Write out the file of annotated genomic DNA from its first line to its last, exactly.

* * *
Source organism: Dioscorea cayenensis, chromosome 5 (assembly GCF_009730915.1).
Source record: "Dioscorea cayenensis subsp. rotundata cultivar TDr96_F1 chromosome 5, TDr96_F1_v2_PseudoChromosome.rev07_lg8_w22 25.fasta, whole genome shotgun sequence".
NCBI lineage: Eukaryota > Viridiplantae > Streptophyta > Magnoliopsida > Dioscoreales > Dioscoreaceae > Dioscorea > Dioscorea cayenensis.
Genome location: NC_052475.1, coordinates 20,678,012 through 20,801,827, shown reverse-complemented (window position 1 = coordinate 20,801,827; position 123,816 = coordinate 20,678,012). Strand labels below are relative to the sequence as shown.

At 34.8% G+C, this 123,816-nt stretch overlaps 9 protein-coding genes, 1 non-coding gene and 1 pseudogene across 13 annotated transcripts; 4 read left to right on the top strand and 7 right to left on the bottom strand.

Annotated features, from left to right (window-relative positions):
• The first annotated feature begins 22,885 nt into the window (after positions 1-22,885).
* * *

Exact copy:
Source organism: Dioscorea cayenensis, chromosome 5 (assembly GCF_009730915.1).
Source record: "Dioscorea cayenensis subsp. rotundata cultivar TDr96_F1 chromosome 5, TDr96_F1_v2_PseudoChromosome.rev07_lg8_w22 25.fasta, whole genome shotgun sequence".
NCBI lineage: Eukaryota > Viridiplantae > Streptophyta > Magnoliopsida > Dioscoreales > Dioscoreaceae > Dioscorea > Dioscorea cayenensis.
Genome location: NC_052475.1, coordinates 20,678,012 through 20,801,827, shown reverse-complemented (window position 1 = coordinate 20,801,827; position 123,816 = coordinate 20,678,012). Strand labels below are relative to the sequence as shown.

At 34.8% G+C, this 123,816-nt stretch overlaps 9 protein-coding genes, 1 non-coding gene and 1 pseudogene across 13 annotated transcripts; 4 read left to right on the top strand and 7 right to left on the bottom strand.

Annotated features, from left to right (window-relative positions):
• The first annotated feature begins 22,885 nt into the window (after positions 1-22,885).